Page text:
Submitted: Ken Trickey, Comic News Writer
23 September 16
Writer: Phil Jimenez
Inks: Matt Santorelli and Joe Prado
Is a world without Superman devoid of the hope he represented? While Lex Luthor and Lana Lang attempt to fill the power vacuum proceeding the death of the Man of Steel, a fearsome unseen puppet master capitalizes on the opportunity by maneuvering monstrous marionettes in fantastically destructive and brutal ways. Metropolis is overwhelmed by a barrage of attacks. Lex and Superwoman struggle to keep up with the onslaught but remain on the defensive. Like a prize fighter backed into a corner, the good guys are stuck holding their hands up to protect their face and chests as their opponent pillories them with crushing blows. Bearing that in mind, please don't interpret my description of her struggles as a negative review. I really liked this issue. It's just hard to watch someone you like get beat up like this.
As if her enemies weren't hellish enough, it appears Superwoman may be suffering from a terminal illness. Considering her powers were grafted onto her by Krypton’s red sun radiation after Solar Superman went nuclear, it's not all that surprising she would experience some negative side effects. But this ailment places a time limit on her life that is uncomfortably close and exasperated by her physical activity. Will our newest star burn hot and fast? Or will she find some way to beat the odds? Conventional wisdom suggests DC wouldn't birth a heroine of this caliber only to end her run in her infancy, but this series certainly hasn't been without its fair share of surprises. If I were a betting man, I would bet a small sum that she’ll find some way to stabilize her radioactivity via some mysterious Kryptonian technology.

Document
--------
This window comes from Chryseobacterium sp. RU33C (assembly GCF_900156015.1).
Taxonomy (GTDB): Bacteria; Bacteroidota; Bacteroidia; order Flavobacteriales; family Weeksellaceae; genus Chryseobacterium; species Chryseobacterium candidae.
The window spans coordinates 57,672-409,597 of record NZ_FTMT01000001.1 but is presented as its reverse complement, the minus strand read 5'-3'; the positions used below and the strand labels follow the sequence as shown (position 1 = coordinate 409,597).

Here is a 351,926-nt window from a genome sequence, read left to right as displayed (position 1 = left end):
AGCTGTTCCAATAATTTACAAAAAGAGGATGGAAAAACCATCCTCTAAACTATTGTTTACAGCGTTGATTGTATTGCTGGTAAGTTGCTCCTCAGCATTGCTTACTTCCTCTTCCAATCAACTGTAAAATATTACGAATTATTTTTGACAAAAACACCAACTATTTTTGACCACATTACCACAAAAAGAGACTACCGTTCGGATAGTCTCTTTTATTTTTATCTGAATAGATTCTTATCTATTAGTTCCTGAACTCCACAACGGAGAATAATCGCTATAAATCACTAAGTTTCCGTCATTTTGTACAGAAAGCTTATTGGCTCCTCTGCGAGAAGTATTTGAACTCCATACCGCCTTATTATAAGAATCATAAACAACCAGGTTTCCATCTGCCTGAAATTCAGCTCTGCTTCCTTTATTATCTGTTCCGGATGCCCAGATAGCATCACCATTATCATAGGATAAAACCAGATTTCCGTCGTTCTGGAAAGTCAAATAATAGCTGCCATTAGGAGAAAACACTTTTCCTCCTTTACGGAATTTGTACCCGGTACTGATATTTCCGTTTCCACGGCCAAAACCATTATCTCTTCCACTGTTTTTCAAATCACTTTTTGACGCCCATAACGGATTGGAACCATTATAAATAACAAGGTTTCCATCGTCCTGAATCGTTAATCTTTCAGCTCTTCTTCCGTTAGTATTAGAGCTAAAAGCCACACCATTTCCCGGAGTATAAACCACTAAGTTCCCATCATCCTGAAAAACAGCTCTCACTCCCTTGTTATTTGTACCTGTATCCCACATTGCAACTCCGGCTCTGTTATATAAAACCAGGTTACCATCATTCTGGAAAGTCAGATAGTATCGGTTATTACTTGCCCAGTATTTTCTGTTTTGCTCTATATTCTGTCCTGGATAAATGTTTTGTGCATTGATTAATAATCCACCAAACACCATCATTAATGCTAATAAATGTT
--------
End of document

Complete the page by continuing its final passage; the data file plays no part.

There's some establishment of Superwoman’s family life with Piggy, Henry, and Natasha Irons. This is sorely needed and much appreciated. Without these little moments, it would be hard to understand what keeps Superwoman going. Additionally, there's a secondary story arc involving the prisoners of Stryker’s Island and their treatment there. The Atomic Skull alleges that he was tortured. He frantically fires energy blasts at civilians during a parade in a rage, proclaiming loudly that he won't be taken back to Stryker’s alive.
While this issue is compelling, there is a little too much handholding for my taste. The inner thoughts of Superwoman drive the narrative a great deal. When she’s providing background information about a character a new reader may be unfamiliar with, it’s fine. However, there are some instances where her inner monologue could have been better displayed, either through the artwork or in dialogue. The interview between Superwoman and Maggie Sawyer is a good example of this. Sometimes it’s better to trust the artwork and the audience to understand.
The Verdict: Superwoman’s heroic learning curve is steeper than any other I can remember, and I can’t wait to see what comes next. Hopefully some good news will arrive in the next issue, because this one can leave the reader feeling defeated.